T-shirts tell truth in MTSU’s Clothesline Project...

T-shirts tell truth in MTSU’s Clothesline Project

Messages of hope, healing and awareness will wave in the breeze as MTSU’s June Anderson Center for Women and Nontraditional Students presents The Clothesline Project April 9 and 10 on the Keathley University Center knoll.

The MTSU community can view The Clothesline Project, a display of t-shirt art, on the KUC Knoll April 9-10 to promote awareness and prevention of violence against women. (MTSU file photo by J. Intintoli)

The annual visual display, set from 9 a.m. to 2 p.m. Monday and Tuesday, bears witness to violence against women with T-shirts emblazoned with the words of a survivor or someone who cares about her. It is always free and open to the public.

“This year, students were asked to donate shirts of their own on which to print messages of survival, empowerment and advocacy,” says Anne Fraley, JAC interim director. “We felt that by writing on our own shirts, the message that violence could happen to any of us was brought home quite powerfully.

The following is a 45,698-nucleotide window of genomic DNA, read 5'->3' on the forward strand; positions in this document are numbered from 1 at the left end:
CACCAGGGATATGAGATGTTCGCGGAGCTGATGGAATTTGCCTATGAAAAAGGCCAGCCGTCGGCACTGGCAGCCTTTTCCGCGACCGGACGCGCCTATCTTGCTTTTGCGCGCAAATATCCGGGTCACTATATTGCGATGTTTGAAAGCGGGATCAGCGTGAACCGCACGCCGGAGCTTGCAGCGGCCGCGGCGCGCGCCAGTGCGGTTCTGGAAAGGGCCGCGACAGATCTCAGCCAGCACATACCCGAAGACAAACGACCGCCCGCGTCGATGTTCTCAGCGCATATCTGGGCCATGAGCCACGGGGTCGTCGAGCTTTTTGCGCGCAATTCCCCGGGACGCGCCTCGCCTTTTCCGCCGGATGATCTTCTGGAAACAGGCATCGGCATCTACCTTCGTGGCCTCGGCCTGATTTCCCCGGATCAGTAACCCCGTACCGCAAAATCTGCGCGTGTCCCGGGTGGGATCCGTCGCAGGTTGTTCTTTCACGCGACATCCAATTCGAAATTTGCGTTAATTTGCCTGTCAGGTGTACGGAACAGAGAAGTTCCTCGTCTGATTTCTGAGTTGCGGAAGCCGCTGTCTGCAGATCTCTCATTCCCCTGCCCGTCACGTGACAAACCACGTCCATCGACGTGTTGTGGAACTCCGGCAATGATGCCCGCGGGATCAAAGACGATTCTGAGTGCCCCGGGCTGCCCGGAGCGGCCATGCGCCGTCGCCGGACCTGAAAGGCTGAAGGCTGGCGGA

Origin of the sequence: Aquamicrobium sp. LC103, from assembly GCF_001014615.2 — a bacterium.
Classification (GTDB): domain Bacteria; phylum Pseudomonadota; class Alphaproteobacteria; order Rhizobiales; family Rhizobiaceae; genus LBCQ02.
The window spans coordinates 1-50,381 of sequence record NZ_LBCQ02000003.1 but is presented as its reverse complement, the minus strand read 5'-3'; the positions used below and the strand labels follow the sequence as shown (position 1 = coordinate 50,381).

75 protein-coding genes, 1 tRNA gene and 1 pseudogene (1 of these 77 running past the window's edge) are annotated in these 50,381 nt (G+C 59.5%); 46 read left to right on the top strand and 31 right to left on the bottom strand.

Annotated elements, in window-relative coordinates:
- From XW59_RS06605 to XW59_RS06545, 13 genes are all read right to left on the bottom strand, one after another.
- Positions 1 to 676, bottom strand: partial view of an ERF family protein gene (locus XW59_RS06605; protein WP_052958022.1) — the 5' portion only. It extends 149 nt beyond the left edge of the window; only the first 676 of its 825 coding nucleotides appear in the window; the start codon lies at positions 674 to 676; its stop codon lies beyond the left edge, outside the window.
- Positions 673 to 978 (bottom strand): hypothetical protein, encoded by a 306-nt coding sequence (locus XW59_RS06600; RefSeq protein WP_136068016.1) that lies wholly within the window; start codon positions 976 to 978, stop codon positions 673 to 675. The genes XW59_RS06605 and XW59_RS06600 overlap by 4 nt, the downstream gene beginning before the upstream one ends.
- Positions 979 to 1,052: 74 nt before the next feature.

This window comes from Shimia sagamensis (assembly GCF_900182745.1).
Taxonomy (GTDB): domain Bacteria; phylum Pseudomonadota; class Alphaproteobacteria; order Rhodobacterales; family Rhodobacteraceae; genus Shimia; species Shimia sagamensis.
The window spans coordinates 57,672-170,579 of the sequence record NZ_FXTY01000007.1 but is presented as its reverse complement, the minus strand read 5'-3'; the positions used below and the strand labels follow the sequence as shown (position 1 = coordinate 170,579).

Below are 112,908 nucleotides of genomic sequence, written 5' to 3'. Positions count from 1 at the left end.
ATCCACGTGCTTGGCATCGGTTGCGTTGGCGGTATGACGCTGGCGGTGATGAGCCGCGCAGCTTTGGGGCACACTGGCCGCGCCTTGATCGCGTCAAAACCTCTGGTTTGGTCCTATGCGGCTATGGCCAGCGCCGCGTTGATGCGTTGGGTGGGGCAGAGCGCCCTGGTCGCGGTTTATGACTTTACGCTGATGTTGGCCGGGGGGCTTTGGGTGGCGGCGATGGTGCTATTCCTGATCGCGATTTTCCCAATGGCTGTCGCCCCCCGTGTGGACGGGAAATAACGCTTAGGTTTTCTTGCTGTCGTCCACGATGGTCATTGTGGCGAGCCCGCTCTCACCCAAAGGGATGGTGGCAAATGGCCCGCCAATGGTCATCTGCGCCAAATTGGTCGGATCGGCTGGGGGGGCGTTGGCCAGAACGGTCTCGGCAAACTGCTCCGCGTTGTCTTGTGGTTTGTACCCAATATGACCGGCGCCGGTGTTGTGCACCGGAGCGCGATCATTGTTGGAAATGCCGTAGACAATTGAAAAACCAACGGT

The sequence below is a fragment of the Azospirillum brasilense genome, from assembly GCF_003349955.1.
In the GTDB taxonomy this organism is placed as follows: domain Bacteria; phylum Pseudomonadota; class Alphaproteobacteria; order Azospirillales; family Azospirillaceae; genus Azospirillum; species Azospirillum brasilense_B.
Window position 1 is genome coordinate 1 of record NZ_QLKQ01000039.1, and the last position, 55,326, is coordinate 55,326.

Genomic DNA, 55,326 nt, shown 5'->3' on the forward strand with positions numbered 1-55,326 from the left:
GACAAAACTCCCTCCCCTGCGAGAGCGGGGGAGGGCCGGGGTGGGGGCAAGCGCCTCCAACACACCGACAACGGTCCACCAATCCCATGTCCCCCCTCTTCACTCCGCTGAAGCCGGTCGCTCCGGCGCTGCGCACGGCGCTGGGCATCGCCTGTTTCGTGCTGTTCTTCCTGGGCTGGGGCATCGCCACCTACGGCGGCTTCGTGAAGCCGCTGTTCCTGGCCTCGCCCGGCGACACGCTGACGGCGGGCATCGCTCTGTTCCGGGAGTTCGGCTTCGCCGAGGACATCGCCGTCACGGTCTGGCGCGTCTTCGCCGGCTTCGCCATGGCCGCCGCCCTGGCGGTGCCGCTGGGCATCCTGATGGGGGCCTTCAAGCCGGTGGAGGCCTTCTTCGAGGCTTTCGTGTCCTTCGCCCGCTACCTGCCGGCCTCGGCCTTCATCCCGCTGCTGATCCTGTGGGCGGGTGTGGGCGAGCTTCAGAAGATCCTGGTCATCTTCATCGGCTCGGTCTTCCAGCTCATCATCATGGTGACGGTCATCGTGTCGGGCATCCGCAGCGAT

“These aren’t anonymous messages but voices from our community. That makes this personal.”

Since its inception in Hyannis, Mass., in 1990, The Clothesline Project has sought to:

  • bear witness to the survivors and victims of the war against women;
  • help with the healing process for people who have lost a loved one to or who are survivors of violence;
  • educate, document and raise society’s awareness of the extent of the problem of violence against women; and
  • provide a nationwide network of support, encouragement and information for other communities starting their own Clothesline Projects.

According to the National Center for Injury Prevention and Control, U.S. women experience about 4.8 million physical assaults and rapes by their intimate partners every year. The U.S. Bureau of Justice Statistics states that women ages 20-24 are at greatest risk of nonfatal domestic violence.

The Centers for Disease Control and Prevention estimate that the cost of domestic violence in 2003 was more than $8.3 billion in medical care, mental-health services and lost productivity.

For more information, contact the June Anderson Center at 615-898-5989 or

— Gina K. Logue (